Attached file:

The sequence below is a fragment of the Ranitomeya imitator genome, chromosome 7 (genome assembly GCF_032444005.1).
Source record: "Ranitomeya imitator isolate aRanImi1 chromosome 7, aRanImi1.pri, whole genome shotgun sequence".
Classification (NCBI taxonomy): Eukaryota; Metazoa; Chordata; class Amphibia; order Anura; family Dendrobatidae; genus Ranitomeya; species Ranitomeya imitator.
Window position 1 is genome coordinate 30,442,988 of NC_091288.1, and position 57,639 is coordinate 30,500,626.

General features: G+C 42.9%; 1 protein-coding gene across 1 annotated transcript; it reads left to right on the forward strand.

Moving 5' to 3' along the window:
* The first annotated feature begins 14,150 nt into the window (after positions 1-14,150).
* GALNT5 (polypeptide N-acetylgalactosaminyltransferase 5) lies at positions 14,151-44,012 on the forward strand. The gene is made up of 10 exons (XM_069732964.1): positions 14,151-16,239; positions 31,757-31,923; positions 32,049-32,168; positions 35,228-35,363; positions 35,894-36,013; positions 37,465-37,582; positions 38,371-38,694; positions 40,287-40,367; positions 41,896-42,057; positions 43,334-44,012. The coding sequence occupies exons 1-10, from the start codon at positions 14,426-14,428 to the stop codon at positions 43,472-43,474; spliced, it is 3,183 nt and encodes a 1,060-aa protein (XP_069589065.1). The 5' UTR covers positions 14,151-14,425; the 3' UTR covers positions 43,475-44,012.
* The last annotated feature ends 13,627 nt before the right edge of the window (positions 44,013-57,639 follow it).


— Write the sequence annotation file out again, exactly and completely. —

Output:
The sequence below is a fragment of the Ranitomeya imitator genome, chromosome 7 (genome assembly GCF_032444005.1).
Source record: "Ranitomeya imitator isolate aRanImi1 chromosome 7, aRanImi1.pri, whole genome shotgun sequence".
Classification (NCBI taxonomy): Eukaryota; Metazoa; Chordata; class Amphibia; order Anura; family Dendrobatidae; genus Ranitomeya; species Ranitomeya imitator.
Window position 1 is genome coordinate 30,442,988 of NC_091288.1, and position 57,639 is coordinate 30,500,626.

General features: G+C 42.9%; 1 protein-coding gene across 1 annotated transcript; it reads left to right on the forward strand.

Moving 5' to 3' along the window:
* The first annotated feature begins 14,150 nt into the window (after positions 1-14,150).
* GALNT5 (polypeptide N-acetylgalactosaminyltransferase 5) lies at positions 14,151-44,012 on the forward strand. The gene is made up of 10 exons (XM_069732964.1): positions 14,151-16,239; positions 31,757-31,923; positions 32,049-32,168; positions 35,228-35,363; positions 35,894-36,013; positions 37,465-37,582; positions 38,371-38,694; positions 40,287-40,367; positions 41,896-42,057; positions 43,334-44,012. The coding sequence occupies exons 1-10, from the start codon at positions 14,426-14,428 to the stop codon at positions 43,472-43,474; spliced, it is 3,183 nt and encodes a 1,060-aa protein (XP_069589065.1). The 5' UTR covers positions 14,151-14,425; the 3' UTR covers positions 43,475-44,012.
* The last annotated feature ends 13,627 nt before the right edge of the window (positions 44,013-57,639 follow it).